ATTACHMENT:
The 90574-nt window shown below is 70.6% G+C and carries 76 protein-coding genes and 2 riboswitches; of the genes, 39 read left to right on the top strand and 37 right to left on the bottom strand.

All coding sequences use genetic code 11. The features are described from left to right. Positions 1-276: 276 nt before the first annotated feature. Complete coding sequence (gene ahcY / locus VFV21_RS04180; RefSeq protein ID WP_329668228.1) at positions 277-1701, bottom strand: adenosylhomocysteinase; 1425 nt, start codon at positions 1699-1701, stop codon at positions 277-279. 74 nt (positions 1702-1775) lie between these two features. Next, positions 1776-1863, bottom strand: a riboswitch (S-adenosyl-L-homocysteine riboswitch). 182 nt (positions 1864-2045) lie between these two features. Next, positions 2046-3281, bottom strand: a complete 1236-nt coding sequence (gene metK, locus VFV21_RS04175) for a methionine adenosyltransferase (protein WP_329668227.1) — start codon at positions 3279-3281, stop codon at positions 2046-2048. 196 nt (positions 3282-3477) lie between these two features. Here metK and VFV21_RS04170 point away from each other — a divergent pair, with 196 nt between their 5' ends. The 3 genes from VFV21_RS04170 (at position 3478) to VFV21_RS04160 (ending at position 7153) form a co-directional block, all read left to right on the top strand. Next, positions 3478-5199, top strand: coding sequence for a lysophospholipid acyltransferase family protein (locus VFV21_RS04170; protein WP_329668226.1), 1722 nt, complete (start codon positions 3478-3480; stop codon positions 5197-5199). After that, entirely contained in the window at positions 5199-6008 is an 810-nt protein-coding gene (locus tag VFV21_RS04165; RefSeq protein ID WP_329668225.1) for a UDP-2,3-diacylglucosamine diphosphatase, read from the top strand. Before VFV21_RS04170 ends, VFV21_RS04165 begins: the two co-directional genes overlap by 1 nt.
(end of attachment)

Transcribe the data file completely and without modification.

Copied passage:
The 90574-nt window shown below is 70.6% G+C and carries 76 protein-coding genes and 2 riboswitches; of the genes, 39 read left to right on the top strand and 37 right to left on the bottom strand.

All coding sequences use genetic code 11. The features are described from left to right. Positions 1-276: 276 nt before the first annotated feature. Complete coding sequence (gene ahcY / locus VFV21_RS04180; RefSeq protein ID WP_329668228.1) at positions 277-1701, bottom strand: adenosylhomocysteinase; 1425 nt, start codon at positions 1699-1701, stop codon at positions 277-279. 74 nt (positions 1702-1775) lie between these two features. Next, positions 1776-1863, bottom strand: a riboswitch (S-adenosyl-L-homocysteine riboswitch). 182 nt (positions 1864-2045) lie between these two features. Next, positions 2046-3281, bottom strand: a complete 1236-nt coding sequence (gene metK, locus VFV21_RS04175) for a methionine adenosyltransferase (protein WP_329668227.1) — start codon at positions 3279-3281, stop codon at positions 2046-2048. 196 nt (positions 3282-3477) lie between these two features. Here metK and VFV21_RS04170 point away from each other — a divergent pair, with 196 nt between their 5' ends. The 3 genes from VFV21_RS04170 (at position 3478) to VFV21_RS04160 (ending at position 7153) form a co-directional block, all read left to right on the top strand. Next, positions 3478-5199, top strand: coding sequence for a lysophospholipid acyltransferase family protein (locus VFV21_RS04170; protein WP_329668226.1), 1722 nt, complete (start codon positions 3478-3480; stop codon positions 5197-5199). After that, entirely contained in the window at positions 5199-6008 is an 810-nt protein-coding gene (locus tag VFV21_RS04165; RefSeq protein ID WP_329668225.1) for a UDP-2,3-diacylglucosamine diphosphatase, read from the top strand. Before VFV21_RS04170 ends, VFV21_RS04165 begins: the two co-directional genes overlap by 1 nt.